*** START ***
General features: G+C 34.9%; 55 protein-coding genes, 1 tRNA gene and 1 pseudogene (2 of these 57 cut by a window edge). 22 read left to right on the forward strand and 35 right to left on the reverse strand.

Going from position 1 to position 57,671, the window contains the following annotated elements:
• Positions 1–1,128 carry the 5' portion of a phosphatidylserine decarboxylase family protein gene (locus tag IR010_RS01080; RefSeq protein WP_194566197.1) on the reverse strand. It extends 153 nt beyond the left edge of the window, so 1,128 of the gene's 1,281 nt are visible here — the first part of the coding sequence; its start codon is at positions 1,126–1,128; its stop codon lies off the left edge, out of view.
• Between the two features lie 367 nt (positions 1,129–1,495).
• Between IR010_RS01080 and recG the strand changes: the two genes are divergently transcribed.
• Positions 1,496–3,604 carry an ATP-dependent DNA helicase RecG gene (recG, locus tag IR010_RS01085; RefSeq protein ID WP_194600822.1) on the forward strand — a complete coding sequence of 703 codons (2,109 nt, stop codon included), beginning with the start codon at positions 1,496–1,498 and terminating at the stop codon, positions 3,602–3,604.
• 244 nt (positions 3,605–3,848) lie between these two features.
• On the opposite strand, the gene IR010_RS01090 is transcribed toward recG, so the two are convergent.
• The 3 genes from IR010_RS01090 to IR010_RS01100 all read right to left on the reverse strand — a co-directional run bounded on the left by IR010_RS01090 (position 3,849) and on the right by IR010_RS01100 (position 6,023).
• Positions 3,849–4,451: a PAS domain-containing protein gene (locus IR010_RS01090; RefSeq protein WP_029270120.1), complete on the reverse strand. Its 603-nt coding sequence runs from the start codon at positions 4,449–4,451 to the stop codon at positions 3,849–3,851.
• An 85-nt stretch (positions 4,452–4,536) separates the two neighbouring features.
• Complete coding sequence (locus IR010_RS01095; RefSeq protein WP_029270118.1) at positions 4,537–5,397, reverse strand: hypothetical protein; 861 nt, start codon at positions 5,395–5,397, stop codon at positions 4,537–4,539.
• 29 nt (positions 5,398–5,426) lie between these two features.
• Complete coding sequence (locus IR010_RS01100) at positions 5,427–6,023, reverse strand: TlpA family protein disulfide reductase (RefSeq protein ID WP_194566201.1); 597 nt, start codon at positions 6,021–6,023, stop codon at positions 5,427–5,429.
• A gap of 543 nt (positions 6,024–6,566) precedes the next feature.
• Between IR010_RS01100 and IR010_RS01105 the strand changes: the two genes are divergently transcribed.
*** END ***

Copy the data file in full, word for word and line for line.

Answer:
General features: G+C 34.9%; 55 protein-coding genes, 1 tRNA gene and 1 pseudogene (2 of these 57 cut by a window edge). 22 read left to right on the forward strand and 35 right to left on the reverse strand.

Going from position 1 to position 57,671, the window contains the following annotated elements:
• Positions 1–1,128 carry the 5' portion of a phosphatidylserine decarboxylase family protein gene (locus tag IR010_RS01080; RefSeq protein WP_194566197.1) on the reverse strand. It extends 153 nt beyond the left edge of the window, so 1,128 of the gene's 1,281 nt are visible here — the first part of the coding sequence; its start codon is at positions 1,126–1,128; its stop codon lies off the left edge, out of view.
• Between the two features lie 367 nt (positions 1,129–1,495).
• Between IR010_RS01080 and recG the strand changes: the two genes are divergently transcribed.
• Positions 1,496–3,604 carry an ATP-dependent DNA helicase RecG gene (recG, locus tag IR010_RS01085; RefSeq protein ID WP_194600822.1) on the forward strand — a complete coding sequence of 703 codons (2,109 nt, stop codon included), beginning with the start codon at positions 1,496–1,498 and terminating at the stop codon, positions 3,602–3,604.
• 244 nt (positions 3,605–3,848) lie between these two features.
• On the opposite strand, the gene IR010_RS01090 is transcribed toward recG, so the two are convergent.
• The 3 genes from IR010_RS01090 to IR010_RS01100 all read right to left on the reverse strand — a co-directional run bounded on the left by IR010_RS01090 (position 3,849) and on the right by IR010_RS01100 (position 6,023).
• Positions 3,849–4,451: a PAS domain-containing protein gene (locus IR010_RS01090; RefSeq protein WP_029270120.1), complete on the reverse strand. Its 603-nt coding sequence runs from the start codon at positions 4,449–4,451 to the stop codon at positions 3,849–3,851.
• An 85-nt stretch (positions 4,452–4,536) separates the two neighbouring features.
• Complete coding sequence (locus IR010_RS01095; RefSeq protein WP_029270118.1) at positions 4,537–5,397, reverse strand: hypothetical protein; 861 nt, start codon at positions 5,395–5,397, stop codon at positions 4,537–4,539.
• 29 nt (positions 5,398–5,426) lie between these two features.
• Complete coding sequence (locus IR010_RS01100) at positions 5,427–6,023, reverse strand: TlpA family protein disulfide reductase (RefSeq protein ID WP_194566201.1); 597 nt, start codon at positions 6,021–6,023, stop codon at positions 5,427–5,429.
• A gap of 543 nt (positions 6,024–6,566) precedes the next feature.
• Between IR010_RS01100 and IR010_RS01105 the strand changes: the two genes are divergently transcribed.